Spain passes wealth tax to cut deficit

Spain's Parliament restored a deficit-reducing wealth tax in its final session before dissolving to make way for an election that opposition conservatives are favored to win.

Most opposition parties criticised the tax bill as a desperate electoral maneuver by the beleaguered ruling Socialists, who argue it is only fair to hit the rich harder in times of crisis, highlighted by Spain's 21 percent jobless rate.



Still, there were only two votes against the new tax for no party wanted to be seen as coddling the wealthy in an election year. The yes votes totaled 176 — most from the Socialists — while 166 deputies abstained.



The government says the tax will affect 160,000 people whose net worth is more than €700,000 ($950,000). It will run for only two years — 2011 and 2012 — to bring in €2 billion ($2.7 billion) just as Spain needs it the most as it works to cut its deficit from 9.2 percent of GDP last year to the EU limit of 3 percent in 2013.



The net worth threshold is roughly seven times the one in a law the the same government suspended in 2008. At the time, the economic crisis was just starting to bite hard and the government argued that the tax — a levy on a person's assets minus their debts — hit the middle class too hard.



Parliament will formally dissolve Monday to allow time for campaigning for Nov. 20 general election. Debate will be dominated by the staggering jobless rate, anemic growth and debt woes that prompt worries Spain might still need an international bailout.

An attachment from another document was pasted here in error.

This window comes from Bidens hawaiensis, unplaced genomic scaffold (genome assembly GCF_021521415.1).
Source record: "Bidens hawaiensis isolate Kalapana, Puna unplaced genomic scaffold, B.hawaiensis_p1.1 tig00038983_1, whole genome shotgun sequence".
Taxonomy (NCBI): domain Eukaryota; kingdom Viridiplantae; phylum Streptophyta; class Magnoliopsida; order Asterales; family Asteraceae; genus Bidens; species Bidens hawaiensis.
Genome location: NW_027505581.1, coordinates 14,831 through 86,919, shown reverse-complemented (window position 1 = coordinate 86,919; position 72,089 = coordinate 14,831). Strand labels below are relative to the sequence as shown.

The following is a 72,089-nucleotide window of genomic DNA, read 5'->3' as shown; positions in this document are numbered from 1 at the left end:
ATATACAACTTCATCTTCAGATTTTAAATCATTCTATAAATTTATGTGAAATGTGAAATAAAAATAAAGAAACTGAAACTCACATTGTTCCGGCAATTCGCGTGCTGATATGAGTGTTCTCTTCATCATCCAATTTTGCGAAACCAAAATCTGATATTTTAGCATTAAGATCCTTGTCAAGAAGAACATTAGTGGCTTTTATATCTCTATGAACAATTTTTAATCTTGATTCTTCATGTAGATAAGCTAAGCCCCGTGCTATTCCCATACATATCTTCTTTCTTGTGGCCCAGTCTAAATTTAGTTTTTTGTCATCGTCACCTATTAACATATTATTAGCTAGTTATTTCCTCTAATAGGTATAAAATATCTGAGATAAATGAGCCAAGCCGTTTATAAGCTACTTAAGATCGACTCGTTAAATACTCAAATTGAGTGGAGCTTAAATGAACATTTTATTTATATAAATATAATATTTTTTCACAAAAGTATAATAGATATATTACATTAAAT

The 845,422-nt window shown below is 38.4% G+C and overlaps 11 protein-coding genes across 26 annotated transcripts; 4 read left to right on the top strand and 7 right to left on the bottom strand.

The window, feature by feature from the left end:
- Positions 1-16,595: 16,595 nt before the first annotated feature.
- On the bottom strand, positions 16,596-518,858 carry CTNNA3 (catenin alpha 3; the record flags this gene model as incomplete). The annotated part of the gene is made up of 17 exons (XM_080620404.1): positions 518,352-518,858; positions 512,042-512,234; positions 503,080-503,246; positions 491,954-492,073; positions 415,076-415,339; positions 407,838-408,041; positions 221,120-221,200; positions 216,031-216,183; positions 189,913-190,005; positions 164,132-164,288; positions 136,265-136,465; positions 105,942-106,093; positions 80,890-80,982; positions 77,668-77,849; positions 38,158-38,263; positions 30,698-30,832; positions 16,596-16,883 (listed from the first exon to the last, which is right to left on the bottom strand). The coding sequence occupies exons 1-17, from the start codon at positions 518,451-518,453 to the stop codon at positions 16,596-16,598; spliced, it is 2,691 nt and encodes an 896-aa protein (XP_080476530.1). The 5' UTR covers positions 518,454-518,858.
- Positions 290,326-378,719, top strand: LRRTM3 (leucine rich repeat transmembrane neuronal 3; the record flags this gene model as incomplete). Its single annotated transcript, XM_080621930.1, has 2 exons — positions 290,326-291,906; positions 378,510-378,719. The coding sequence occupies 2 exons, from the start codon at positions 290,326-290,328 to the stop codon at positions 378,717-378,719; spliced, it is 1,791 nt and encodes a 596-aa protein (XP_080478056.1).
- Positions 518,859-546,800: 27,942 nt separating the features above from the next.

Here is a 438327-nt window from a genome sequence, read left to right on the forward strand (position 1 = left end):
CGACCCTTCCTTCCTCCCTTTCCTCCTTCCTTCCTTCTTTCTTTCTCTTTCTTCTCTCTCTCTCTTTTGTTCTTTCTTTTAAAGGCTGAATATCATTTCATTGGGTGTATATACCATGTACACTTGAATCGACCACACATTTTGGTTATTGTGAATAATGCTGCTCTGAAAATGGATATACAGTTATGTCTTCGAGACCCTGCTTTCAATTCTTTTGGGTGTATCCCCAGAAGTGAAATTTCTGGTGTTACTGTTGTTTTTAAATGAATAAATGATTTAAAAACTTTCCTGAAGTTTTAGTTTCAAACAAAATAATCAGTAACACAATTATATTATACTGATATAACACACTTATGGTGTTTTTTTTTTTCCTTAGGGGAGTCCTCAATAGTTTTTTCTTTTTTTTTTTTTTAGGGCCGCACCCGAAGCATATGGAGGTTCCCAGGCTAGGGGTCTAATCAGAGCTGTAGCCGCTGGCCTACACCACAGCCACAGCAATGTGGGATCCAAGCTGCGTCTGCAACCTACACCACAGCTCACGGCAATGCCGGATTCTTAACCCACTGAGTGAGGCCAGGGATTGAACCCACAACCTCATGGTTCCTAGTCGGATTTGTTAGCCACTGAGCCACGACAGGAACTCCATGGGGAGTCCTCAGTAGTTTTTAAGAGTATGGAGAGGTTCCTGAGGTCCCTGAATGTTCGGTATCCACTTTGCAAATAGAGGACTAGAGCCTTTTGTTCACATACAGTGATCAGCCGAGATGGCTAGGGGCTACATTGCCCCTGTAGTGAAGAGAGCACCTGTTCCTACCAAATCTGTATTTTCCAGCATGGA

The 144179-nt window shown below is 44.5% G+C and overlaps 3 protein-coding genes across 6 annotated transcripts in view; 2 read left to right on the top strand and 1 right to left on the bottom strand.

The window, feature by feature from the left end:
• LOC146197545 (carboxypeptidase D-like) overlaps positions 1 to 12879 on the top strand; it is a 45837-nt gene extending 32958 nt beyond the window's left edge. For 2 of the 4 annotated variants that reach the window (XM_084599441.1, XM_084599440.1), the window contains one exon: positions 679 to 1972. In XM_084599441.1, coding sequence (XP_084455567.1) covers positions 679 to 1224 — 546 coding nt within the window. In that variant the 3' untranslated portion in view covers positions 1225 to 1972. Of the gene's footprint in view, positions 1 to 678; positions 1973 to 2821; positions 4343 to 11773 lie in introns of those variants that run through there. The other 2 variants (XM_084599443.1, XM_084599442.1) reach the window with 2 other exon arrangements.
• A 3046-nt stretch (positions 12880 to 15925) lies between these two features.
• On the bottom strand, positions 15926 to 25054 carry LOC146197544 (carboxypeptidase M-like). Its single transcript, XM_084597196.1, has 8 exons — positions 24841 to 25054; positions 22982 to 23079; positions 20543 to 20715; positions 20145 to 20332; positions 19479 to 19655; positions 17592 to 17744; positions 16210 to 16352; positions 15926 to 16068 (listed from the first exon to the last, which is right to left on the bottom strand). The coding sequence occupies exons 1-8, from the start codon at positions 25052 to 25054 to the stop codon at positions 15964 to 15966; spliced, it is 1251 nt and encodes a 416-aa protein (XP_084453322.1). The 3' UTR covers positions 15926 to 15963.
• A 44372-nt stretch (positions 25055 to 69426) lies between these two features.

The opposition Popular Party, which is favored to win the election, said the Socialists have left a major piece of business undone: a decree extending this year's budget numbers into 2012, since there will not be time to pass a new budget for 2012 by the Dec. 31 deadline.



The conservative party said this shows the Socialist government wants to avoid debating the public finances and acknowledging during an election campaign that its growth forecasts — 1.3 percent GDP growth this year — are too optimistic. The European Union, the International Monetary Fund and many private economists have issued lower forecasts.



"They do not want to acknowledge the inconsistency of their predictions," said Soraya Saenz de Santamaria, a Popular Party spokeswoman.

AP

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